Saturday, March 3, 2007


In 1582 Ivan IV died, leaving a distraught Empire.

During the power struggles over the succession, the boyar Boris Godunov became regent.

Duke Jedrek of Mieczyslaw rejected his selection and advised the other members of the Assembly of the Empire to reconsider the choice.

Duke Jedrek was sadly confirmed in his opinon of regent Boris as in 1591 the Tsar's son Demetrius was murdered.

Between 1598 and 1605 Boris Godunov became elected Tsar, Duke Jedrek of Mieczyslaw, withdrew from the Assembly of the Empire over this selection and was bullied by those in Moscow, saying that he and his lands would pay for their traitorous attitude.

Boris Godunov was de-throned by another invasion and investiture of Moscow by Polish troops; this time Duke Jedrek of Mieczyslaw was not connected to the invasion directly, but rather supported the move to oust the evil regent/Tsar by means of supplies and turning a blind eye to those young men whom did join the columns moving east across the boundaries of Ducal lands.

1609 Treaty of Vyborg. This sparked further conflicts over the Russian Throne, now also claimed by Polish interests. Duke Jedrek of Mieczyslaw attempted to keep the Duchy out of the negotiations, however his illness and death in 1611, predisposed The Duchy of Mieczyslaw to fall under the Polish influences as they held on to many lands out to Smolensk.

In 1612, the same year as an Assembly of the Empire selected Michael as the new Tsar, Baron Stefanik was named as the new Duke of Mieczyslaw by the szlachta Diet of Mieczyslaw. This was confirmed in Warsaw by Sigismund III Vasa and accepted by The League of Augsburg and MOSCOW.


Bluebear Jeff said...

I've got an idea to float in your direction. I know that you've got a lot of blue-uniformed Tricorn troops and quite a few green-uniformed ones.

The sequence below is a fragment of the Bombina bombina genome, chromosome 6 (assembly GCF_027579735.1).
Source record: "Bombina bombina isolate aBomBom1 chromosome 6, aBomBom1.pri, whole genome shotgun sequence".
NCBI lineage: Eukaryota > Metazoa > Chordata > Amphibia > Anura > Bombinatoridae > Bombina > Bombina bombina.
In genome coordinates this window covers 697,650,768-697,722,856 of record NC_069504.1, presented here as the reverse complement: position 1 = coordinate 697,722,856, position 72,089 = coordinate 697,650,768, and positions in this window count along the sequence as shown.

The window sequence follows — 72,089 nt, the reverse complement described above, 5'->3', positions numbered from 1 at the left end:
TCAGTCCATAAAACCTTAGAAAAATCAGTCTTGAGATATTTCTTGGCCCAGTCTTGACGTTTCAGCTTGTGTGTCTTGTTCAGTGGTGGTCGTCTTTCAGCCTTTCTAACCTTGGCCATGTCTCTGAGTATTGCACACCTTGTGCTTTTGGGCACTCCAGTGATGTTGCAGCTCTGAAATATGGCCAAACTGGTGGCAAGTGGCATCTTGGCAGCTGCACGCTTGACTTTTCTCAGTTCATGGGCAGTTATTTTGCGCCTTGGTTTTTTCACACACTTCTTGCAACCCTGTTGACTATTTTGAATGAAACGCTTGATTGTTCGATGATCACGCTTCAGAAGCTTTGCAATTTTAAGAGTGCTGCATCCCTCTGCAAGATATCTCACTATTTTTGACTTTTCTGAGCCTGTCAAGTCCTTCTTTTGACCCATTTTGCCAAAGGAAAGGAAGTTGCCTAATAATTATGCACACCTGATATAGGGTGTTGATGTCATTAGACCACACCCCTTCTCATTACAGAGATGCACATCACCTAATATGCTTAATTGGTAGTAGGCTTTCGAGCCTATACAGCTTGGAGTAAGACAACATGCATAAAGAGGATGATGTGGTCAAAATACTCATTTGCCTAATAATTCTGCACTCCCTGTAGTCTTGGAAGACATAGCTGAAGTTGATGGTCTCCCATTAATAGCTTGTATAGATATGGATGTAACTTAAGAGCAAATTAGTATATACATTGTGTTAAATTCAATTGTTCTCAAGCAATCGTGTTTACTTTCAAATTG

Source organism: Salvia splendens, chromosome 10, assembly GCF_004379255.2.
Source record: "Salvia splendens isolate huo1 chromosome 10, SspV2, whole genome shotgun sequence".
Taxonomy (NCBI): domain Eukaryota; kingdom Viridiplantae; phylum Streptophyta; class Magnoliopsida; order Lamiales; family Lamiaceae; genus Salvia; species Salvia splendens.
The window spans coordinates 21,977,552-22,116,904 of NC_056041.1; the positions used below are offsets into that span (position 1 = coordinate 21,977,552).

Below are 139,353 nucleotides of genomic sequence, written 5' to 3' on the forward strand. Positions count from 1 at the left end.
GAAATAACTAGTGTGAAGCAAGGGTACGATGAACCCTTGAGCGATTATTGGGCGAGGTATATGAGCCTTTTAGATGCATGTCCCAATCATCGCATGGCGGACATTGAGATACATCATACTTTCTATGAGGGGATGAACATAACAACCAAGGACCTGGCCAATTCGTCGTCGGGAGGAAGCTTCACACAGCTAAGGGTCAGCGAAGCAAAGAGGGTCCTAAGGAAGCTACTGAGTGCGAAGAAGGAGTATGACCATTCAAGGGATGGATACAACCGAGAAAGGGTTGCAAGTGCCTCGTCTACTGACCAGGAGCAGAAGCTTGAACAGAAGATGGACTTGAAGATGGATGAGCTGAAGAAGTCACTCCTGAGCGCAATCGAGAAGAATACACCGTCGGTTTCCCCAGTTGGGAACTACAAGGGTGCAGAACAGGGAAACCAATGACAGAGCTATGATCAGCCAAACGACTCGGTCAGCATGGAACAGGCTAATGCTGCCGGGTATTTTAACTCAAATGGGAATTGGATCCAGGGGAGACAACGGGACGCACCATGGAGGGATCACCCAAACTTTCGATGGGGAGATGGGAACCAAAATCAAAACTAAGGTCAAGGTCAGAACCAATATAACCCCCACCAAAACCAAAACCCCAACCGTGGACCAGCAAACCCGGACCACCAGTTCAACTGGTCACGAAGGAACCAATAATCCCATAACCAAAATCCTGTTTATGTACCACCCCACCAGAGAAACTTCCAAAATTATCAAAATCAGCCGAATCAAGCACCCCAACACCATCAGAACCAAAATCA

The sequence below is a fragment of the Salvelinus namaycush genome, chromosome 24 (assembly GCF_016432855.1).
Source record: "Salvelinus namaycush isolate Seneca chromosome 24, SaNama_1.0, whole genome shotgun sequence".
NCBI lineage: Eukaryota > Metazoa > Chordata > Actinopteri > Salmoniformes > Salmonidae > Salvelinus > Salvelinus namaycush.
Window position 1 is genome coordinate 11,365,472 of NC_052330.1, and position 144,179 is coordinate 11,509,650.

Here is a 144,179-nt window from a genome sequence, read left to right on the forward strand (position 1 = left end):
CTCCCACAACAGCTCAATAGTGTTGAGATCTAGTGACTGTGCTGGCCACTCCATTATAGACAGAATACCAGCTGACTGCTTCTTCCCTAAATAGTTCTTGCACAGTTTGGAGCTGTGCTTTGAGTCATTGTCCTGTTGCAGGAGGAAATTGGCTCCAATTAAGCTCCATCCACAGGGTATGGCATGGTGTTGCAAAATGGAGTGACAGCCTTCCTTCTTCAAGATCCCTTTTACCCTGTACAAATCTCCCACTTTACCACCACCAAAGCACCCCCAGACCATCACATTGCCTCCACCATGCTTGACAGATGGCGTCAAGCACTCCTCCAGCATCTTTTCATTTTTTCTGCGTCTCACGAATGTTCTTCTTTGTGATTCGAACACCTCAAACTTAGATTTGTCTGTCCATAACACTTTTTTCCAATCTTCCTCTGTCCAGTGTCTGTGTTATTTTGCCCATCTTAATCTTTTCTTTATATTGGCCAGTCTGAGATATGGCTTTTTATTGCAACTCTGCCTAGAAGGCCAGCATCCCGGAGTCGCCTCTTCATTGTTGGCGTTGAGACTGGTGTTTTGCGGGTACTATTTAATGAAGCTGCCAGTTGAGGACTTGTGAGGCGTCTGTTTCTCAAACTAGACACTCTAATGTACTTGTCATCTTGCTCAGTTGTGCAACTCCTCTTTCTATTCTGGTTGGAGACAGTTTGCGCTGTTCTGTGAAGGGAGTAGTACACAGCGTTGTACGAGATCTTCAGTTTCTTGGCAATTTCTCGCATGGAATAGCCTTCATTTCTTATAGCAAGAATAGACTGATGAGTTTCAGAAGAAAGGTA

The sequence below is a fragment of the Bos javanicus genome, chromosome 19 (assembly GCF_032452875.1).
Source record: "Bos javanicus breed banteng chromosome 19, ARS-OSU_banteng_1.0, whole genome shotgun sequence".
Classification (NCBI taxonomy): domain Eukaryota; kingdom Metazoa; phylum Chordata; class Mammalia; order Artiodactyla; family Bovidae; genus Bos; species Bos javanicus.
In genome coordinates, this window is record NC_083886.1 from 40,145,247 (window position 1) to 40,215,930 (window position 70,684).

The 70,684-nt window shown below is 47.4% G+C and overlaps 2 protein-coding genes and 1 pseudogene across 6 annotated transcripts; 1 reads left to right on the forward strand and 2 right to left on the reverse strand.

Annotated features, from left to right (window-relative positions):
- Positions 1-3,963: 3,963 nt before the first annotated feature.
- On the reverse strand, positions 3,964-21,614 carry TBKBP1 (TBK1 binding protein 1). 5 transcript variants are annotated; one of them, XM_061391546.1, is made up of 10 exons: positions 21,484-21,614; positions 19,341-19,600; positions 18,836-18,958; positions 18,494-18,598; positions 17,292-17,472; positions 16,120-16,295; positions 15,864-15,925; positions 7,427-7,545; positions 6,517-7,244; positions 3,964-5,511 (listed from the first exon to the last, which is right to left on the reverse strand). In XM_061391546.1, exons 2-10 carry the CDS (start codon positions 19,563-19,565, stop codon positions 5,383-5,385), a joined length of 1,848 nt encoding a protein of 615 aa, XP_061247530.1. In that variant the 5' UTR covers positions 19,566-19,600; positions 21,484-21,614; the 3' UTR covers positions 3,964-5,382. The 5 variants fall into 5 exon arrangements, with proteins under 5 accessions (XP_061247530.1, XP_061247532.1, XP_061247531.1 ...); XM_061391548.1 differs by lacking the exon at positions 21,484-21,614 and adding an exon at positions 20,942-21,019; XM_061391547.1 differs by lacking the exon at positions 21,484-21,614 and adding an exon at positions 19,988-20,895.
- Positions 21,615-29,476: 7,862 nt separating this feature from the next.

Have you considered the possibility of creating two (yes, two) imaginary countries?

One is the Duchy of Mieczyslaw and the other could be "Russian" part/neighbor of the Duchy. Sometimes an ally, often an enemy. That way you've always got an opposing army handy if someone drops in OR you can have one campaign against me and another against Pete.

Anyway, it is an idea. I know that once I get Saxe-Bearstein on the table, I'm going to build my French-uniformed opponent (working name -- Stagonia).

-- Jeff

MurdocK said...

Oh yes Jeff, I have considered such an arrangement. In fact I have 4 or 5 sometimes allies/opponents in mind.

A Russian leaning one, a Swedish leaning one, a Prussian leaning one, an Austrian leaning one and an Ottoman leaning one!

That makes for red coats, light blue, dark blue, white and rainbow!

Bluebear Jeff said...

Sounds great, Murdock. The only quibble that I have (if I understand correctly) is that, according to my sources, Russian infantry wore Green with red turnbacks, not Red.

Of course, since we are talking about imaginary countries, you can pick whatever coat colors you choose for any nation.

-- Jeff

MurdocK said...

There are a number of Russians, notably the Cossacks, who wore red tunics, with no turnbacks or facings, called Kaftans.

These would probably not rate more than militia but then I can use them as these Cossack bunch or Brits!